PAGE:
Is there a Trade Off between Cost and Quality?

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When looking for an early childhood program for a child, there are many factors parents take into account. Some pressing ones are convenience and cost, but at some point there is a potential and inevitable trade off with the quality of the care, and in particular the process quality.

Process quality is focused on how interactions happen and how the curriculum itself is implemented during caregiving. According to the science of child development, it is one of the most important things to focus on. Various studies have shown that children benefit enormously from a learning environment where they experience responsive, warm, sensitive and language-filled interactions. The quality of these interactions can have a huge bearing on whether children learn to grow, explore and fulfil their potential.

For parents, various different factors can play a role in choosing a childcare center. Process quality can easily take a back seat to something like proximity, when the convenience of dropping a child off before work tops everything else. However understandable this is, it is a shame since process quality should be one of the paramount factors in guiding the decision of where to send children for daycare.

It also stands to reason that higher quality costs more, and many parents are trying to economize on cost, too. Cutting costs almost always results in lower quality, and so a trade off has to be made. But exactly what are we trading?

Truth be told, little is really known about how to calculate the cost of process quality. Exactly what is being priced, and how? Are the inputs involved things we could calculate and scale? How do we transform these inputs into a high quality process?

Another problem with process quality is that it is only sustainable if it is approached systematically. Moving to a systematic approach from a programmatic one can add to costs in various ways, and also add some difficulties when thinking about quality.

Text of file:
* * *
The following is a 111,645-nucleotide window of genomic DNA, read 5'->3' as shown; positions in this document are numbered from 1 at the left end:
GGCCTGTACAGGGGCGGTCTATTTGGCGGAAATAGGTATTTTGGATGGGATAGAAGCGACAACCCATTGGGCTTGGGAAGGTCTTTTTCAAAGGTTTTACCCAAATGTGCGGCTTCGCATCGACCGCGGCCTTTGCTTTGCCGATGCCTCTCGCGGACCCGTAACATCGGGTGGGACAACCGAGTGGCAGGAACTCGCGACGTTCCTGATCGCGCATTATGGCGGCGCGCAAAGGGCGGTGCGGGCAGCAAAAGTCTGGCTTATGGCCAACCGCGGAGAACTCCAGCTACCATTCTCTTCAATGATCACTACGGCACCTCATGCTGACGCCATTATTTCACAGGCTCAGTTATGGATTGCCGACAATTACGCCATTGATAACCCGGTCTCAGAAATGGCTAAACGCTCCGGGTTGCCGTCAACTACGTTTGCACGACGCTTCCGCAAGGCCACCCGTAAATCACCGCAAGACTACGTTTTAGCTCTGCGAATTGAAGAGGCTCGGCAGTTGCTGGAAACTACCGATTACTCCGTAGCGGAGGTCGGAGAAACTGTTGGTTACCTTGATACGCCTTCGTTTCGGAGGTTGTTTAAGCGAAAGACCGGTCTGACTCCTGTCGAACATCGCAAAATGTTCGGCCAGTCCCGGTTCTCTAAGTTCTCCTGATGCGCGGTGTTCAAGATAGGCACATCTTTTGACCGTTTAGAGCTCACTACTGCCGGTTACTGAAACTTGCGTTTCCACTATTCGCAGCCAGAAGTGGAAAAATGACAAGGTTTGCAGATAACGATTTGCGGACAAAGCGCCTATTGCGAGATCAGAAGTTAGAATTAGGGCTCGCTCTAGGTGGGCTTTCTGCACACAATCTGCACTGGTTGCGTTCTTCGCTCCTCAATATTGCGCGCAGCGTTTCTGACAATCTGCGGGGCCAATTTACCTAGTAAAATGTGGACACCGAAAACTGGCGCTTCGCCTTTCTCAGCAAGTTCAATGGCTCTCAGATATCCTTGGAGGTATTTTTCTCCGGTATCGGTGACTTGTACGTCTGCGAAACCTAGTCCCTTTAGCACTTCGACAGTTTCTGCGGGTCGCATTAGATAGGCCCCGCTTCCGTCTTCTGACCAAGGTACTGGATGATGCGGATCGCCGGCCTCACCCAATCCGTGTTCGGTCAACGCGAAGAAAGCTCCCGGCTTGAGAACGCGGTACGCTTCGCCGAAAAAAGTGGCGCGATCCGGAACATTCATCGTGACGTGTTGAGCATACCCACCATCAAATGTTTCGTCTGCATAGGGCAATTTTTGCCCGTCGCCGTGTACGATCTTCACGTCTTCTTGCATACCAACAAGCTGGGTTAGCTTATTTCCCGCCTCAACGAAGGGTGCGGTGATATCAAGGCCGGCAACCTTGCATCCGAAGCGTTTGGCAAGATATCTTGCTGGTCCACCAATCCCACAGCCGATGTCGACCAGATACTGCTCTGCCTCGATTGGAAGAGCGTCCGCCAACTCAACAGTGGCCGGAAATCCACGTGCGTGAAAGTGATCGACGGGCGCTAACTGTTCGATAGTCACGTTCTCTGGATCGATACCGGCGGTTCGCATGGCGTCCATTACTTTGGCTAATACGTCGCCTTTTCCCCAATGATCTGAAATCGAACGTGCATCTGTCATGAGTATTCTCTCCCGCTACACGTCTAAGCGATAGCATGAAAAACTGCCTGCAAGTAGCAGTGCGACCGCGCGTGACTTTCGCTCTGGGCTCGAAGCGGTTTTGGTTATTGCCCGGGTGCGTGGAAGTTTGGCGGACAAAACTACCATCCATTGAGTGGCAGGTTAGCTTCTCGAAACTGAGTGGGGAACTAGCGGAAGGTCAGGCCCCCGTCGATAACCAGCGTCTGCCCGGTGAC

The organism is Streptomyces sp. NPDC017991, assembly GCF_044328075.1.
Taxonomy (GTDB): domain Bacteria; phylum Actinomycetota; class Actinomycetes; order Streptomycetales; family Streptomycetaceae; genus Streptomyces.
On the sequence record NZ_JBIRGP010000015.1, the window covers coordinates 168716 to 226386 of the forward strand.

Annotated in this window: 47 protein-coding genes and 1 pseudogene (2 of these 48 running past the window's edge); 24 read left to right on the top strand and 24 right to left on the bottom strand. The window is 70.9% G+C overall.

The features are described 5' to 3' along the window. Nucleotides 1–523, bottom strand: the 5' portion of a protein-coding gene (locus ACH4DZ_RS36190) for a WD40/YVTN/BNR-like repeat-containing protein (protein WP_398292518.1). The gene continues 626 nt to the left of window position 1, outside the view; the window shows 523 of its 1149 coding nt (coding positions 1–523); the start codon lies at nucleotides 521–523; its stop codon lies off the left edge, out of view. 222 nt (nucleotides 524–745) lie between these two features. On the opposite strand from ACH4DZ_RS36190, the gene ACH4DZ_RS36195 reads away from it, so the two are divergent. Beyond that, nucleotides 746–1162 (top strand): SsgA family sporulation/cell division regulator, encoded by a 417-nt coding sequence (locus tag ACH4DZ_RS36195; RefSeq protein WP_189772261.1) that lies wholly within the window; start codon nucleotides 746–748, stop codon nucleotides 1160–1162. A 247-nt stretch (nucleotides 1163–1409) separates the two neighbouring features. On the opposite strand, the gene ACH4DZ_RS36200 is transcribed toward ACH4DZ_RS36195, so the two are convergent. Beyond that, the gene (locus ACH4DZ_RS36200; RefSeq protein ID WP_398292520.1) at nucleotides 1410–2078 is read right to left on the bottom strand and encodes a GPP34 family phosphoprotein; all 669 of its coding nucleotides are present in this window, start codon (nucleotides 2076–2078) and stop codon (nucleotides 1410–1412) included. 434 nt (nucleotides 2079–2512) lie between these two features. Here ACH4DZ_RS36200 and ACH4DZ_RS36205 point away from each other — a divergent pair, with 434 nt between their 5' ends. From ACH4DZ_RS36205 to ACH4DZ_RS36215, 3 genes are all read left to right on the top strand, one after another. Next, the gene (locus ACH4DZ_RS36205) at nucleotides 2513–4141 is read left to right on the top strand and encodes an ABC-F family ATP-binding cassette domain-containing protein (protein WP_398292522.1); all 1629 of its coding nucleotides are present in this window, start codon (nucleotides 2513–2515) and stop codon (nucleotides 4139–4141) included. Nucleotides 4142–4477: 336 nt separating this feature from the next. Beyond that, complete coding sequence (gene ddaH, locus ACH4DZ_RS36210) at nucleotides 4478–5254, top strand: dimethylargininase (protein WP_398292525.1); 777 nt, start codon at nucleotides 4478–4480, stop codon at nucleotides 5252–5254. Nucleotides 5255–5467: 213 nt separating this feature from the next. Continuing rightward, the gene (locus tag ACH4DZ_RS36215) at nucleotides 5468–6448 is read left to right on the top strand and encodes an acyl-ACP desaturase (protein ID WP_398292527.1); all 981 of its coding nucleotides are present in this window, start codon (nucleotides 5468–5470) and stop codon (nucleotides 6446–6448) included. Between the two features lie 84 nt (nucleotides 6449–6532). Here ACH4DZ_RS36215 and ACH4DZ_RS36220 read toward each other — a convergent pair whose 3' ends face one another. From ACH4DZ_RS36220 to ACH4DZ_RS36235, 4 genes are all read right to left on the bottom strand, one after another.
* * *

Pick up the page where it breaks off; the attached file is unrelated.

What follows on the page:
Another problem with process quality is that it is only sustainable if it is approached systematically. Moving to a systematic approach from a programmatic one can add to costs in various ways, and also add some difficulties when thinking about quality.

  • Enough staff for all the different programs annually
  • Attractive compensation for staff so they are encouraged to grow over time
  • Training opportunities exist, as do coaching and mentoring. These encourage staff to stay in the childcare field and advance professionally
  • Quality is monitored via data and published to families, program coordinators and other interested parties can act to make the best decisions for the children
  • There are standards set in place which are consistently met by caregivers

To install all this criteria is clearly an expensive and timely process. Quality, therefore, is costly.

So, how do we approach the trade-off between quality, cost and convenience? Well, frankly, there should not be a trade off. Quality is such an integral part of childhood programs that it should be absolutely non-negotiable.

If there is a choice between investing less or more for quality, for the best outcomes possible we should absolutely invest more in order to reap the benefits later on with a group of healthy citizens that are given every opportunity to reach their maximum potential.